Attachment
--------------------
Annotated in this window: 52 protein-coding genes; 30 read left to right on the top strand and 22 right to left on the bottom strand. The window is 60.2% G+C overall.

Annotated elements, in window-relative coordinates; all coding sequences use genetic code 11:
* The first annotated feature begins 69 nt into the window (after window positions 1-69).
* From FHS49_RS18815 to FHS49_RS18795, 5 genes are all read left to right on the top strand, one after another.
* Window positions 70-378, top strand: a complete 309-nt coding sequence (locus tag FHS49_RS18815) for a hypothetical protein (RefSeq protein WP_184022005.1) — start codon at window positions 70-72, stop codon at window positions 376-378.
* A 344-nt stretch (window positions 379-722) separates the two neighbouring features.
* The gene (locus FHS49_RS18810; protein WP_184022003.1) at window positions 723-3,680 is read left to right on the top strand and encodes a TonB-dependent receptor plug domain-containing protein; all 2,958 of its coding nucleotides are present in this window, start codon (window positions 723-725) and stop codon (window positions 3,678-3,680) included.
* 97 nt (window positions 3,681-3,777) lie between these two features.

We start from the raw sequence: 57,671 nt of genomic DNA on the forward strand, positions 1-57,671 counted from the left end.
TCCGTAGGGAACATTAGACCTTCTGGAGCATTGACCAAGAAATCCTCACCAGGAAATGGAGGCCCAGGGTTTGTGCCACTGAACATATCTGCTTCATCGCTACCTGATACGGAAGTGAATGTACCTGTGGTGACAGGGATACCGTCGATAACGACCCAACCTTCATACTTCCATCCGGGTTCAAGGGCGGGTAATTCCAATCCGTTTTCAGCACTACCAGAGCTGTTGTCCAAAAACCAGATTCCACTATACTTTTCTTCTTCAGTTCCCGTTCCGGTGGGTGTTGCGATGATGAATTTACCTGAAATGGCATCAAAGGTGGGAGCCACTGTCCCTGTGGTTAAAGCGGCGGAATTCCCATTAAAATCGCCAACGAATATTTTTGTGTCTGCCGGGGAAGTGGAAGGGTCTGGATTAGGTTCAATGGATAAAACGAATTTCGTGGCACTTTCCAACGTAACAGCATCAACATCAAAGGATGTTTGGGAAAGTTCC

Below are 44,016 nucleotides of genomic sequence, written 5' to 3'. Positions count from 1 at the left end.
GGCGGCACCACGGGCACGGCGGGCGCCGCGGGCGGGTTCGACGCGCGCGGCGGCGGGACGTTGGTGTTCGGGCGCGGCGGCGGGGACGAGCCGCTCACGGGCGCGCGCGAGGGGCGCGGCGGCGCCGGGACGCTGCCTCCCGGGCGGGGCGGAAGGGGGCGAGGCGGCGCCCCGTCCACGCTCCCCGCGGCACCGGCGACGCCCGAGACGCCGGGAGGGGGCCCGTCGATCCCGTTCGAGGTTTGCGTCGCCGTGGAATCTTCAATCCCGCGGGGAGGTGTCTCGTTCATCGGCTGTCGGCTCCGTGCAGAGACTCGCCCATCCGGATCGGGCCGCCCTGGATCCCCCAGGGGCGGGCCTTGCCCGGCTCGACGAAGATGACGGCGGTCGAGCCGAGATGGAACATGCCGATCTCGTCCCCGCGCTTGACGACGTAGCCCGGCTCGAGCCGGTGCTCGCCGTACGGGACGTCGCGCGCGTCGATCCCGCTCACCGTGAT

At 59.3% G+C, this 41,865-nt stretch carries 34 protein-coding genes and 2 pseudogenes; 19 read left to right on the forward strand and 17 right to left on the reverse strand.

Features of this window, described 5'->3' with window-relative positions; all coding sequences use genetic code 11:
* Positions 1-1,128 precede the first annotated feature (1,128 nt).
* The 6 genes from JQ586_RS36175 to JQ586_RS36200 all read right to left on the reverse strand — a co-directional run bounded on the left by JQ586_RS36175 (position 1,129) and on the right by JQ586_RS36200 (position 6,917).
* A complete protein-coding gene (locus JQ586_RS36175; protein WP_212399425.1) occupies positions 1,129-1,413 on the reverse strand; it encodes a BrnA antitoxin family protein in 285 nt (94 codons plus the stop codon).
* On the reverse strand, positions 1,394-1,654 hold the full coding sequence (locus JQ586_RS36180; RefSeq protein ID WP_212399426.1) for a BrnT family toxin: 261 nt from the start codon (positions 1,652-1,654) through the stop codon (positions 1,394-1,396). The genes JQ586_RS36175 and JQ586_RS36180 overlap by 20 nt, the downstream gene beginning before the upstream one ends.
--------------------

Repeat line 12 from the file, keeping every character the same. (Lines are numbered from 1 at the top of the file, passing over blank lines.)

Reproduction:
GGCGGCACCACGGGCACGGCGGGCGCCGCGGGCGGGTTCGACGCGCGCGGCGGCGGGACGTTGGTGTTCGGGCGCGGCGGCGGGGACGAGCCGCTCACGGGCGCGCGCGAGGGGCGCGGCGGCGCCGGGACGCTGCCTCCCGGGCGGGGCGGAAGGGGGCGAGGCGGCGCCCCGTCCACGCTCCCCGCGGCACCGGCGACGCCCGAGACGCCGGGAGGGGGCCCGTCGATCCCGTTCGAGGTTTGCGTCGCCGTGGAATCTTCAATCCCGCGGGGAGGTGTCTCGTTCATCGGCTGTCGGCTCCGTGCAGAGACTCGCCCATCCGGATCGGGCCGCCCTGGATCCCCCAGGGGCGGGCCTTGCCCGGCTCGACGAAGATGACGGCGGTCGAGCCGAGATGGAACATGCCGATCTCGTCCCCGCGCTTGACGACGTAGCCCGGCTCGAGCCGGTGCTCGCCGTACGGGACGTCGCGCGCGTCGATCCCGCTCACCGTGAT